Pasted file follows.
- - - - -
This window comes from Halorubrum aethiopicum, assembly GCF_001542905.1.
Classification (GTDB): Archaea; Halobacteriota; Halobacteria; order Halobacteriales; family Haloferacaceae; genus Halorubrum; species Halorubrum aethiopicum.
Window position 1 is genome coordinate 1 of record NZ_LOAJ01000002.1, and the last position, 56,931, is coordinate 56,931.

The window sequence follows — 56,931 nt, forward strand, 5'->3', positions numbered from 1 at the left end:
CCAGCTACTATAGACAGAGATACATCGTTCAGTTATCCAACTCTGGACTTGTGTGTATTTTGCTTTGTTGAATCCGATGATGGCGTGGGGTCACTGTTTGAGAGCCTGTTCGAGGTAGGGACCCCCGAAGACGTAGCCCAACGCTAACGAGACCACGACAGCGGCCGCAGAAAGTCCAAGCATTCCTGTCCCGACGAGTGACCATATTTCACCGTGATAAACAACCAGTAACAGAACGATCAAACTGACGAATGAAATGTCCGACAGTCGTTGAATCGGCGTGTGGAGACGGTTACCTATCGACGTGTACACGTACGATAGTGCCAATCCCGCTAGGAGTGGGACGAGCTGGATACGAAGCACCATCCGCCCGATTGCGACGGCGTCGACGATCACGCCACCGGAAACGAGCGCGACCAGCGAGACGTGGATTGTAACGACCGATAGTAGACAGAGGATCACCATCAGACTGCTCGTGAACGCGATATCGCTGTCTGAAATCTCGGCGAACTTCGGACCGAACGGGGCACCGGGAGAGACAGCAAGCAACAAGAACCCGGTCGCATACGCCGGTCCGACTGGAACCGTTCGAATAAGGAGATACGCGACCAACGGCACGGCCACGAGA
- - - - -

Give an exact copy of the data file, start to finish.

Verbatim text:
This window comes from Halorubrum aethiopicum, assembly GCF_001542905.1.
Classification (GTDB): Archaea; Halobacteriota; Halobacteria; order Halobacteriales; family Haloferacaceae; genus Halorubrum; species Halorubrum aethiopicum.
Window position 1 is genome coordinate 1 of record NZ_LOAJ01000002.1, and the last position, 56,931, is coordinate 56,931.

The window sequence follows — 56,931 nt, forward strand, 5'->3', positions numbered from 1 at the left end:
CCAGCTACTATAGACAGAGATACATCGTTCAGTTATCCAACTCTGGACTTGTGTGTATTTTGCTTTGTTGAATCCGATGATGGCGTGGGGTCACTGTTTGAGAGCCTGTTCGAGGTAGGGACCCCCGAAGACGTAGCCCAACGCTAACGAGACCACGACAGCGGCCGCAGAAAGTCCAAGCATTCCTGTCCCGACGAGTGACCATATTTCACCGTGATAAACAACCAGTAACAGAACGATCAAACTGACGAATGAAATGTCCGACAGTCGTTGAATCGGCGTGTGGAGACGGTTACCTATCGACGTGTACACGTACGATAGTGCCAATCCCGCTAGGAGTGGGACGAGCTGGATACGAAGCACCATCCGCCCGATTGCGACGGCGTCGACGATCACGCCACCGGAAACGAGCGCGACCAGCGAGACGTGGATTGTAACGACCGATAGTAGACAGAGGATCACCATCAGACTGCTCGTGAACGCGATATCGCTGTCTGAAATCTCGGCGAACTTCGGACCGAACGGGGCACCGGGAGAGACAGCAAGCAACAAGAACCCGGTCGCATACGCCGGTCCGACTGGAACCGTTCGAATAAGGAGATACGCGACCAACGGCACGGCCACGAGA